– Cody Gray Mod
    Nov 24 '20 at 23:11
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    There's a huge difference in tone between "thought he was being a cool smart intellectual" and "thought they were being clever." I suppose we'll just have to disagree on that one. Nov 24 '20 at 23:13
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    I wish more people would call me "a cool smart intellectual". :-)
    – Cody Gray Mod
    Nov 24 '20 at 23:13
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    Even if they're obviously being sarcastic? Nov 24 '20 at 23:14
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    With respect, I'm not sure how the word "abomination" in particular lines up with, and I'm cribbing from the rude or abusive flag text, "civil discourse". Nov 24 '20 at 23:38
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    There's nothing uncivil about referring to an inanimate object as an "abomination".
    – Cody Gray Mod
    Nov 24 '20 at 23:49
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    @CodyGray there are two ways to play this. First is to say that anything that a reasonable person might find offensive is out. Second is to say that only something that is so offensive that no reasonable person could possibly take it as anything else is out. Which is it? Because I really don't care one way or another as long as it's consistent. The tone and snark in that answer adds zero informational content, and the user who wrote it refused to edit it out, rolled back my edit that edited it out, and then revenge downvoted three of my answers. Not a pretty picture. Nov 25 '20 at 12:25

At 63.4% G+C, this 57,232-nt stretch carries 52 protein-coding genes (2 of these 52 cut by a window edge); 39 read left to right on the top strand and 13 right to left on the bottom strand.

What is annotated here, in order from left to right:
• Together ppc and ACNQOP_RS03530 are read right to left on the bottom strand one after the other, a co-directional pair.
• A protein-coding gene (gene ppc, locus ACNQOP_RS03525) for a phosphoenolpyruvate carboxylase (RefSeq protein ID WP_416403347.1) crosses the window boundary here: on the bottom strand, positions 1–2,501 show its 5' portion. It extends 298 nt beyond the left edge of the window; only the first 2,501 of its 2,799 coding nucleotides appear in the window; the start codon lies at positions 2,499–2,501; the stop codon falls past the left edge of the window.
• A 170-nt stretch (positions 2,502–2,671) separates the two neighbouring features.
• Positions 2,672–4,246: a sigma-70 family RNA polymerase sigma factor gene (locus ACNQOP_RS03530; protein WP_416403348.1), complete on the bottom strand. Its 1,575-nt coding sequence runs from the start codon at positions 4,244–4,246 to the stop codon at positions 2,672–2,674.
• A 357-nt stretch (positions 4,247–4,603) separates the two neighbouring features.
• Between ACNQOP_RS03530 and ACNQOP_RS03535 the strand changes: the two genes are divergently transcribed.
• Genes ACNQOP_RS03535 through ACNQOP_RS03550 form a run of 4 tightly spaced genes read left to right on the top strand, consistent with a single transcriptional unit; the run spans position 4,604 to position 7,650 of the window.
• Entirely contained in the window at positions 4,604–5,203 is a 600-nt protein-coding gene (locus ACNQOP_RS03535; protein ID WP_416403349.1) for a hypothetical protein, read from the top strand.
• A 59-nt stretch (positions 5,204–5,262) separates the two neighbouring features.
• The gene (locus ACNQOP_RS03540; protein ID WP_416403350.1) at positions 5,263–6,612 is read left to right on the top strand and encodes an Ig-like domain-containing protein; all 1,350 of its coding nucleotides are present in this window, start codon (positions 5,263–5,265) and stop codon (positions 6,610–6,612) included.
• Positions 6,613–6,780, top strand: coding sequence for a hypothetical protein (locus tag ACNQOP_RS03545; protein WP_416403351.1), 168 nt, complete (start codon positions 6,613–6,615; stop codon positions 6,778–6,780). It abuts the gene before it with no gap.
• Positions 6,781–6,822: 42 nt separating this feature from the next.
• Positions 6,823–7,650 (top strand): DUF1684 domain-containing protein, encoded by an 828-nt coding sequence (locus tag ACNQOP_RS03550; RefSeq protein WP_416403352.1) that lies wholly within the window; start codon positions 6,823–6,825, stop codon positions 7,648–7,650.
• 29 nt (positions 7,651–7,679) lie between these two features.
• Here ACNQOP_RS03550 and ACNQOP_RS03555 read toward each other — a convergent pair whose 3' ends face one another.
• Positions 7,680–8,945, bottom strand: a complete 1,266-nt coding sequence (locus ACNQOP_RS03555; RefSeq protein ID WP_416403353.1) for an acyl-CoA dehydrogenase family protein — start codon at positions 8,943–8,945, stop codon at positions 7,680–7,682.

• @JaredSmith I'm not going to get into a debate over the definition of "reasonable". I don't know what point you're trying to establish. I already made the answer as clear as I can possibly make it. Note that no one is telling you that you aren't allowed to raise flags when you want a moderator to take a look. That is what flags are for. If you don't think the answer adds anything to the discussion, downvote it. But don't make accusations about who downvoted your posts. You have absolutely no way of knowing who votes in what way.
    – Cody Gray Mod
    Nov 26 '20 at 4:00
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    @CodyGray ""Rude or abusive" flags mean that the answer is unsalvageable and should be nuked by a moderator." So no matter how abusive or rude an answer is, as long as it can be edited out, flagging is not an option? I kind of feel that you are describing the purpose of the Very Low Quality flag.
    – Ann Zen
    Nov 26 '20 at 13:12
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    @JaredSmith Well, the system worked, didn't it? :-) Less flippantly: even if you were right about who was involved in the serial downvoting this time, you won't necessarily be right in your assumptions next time, and making these assumptions just creates more problems, so please don't. If not fixed automatically within 24 hours, raise a moderator flag, and we'll handle the revenge downvoting. Custom flags are useful because you can explain more of the context. No need to apologize for anything. Nothing you said upset me. I just disagree with your assessment of the answer.
    – Cody Gray Mod
    Dec 2 '20 at 6:11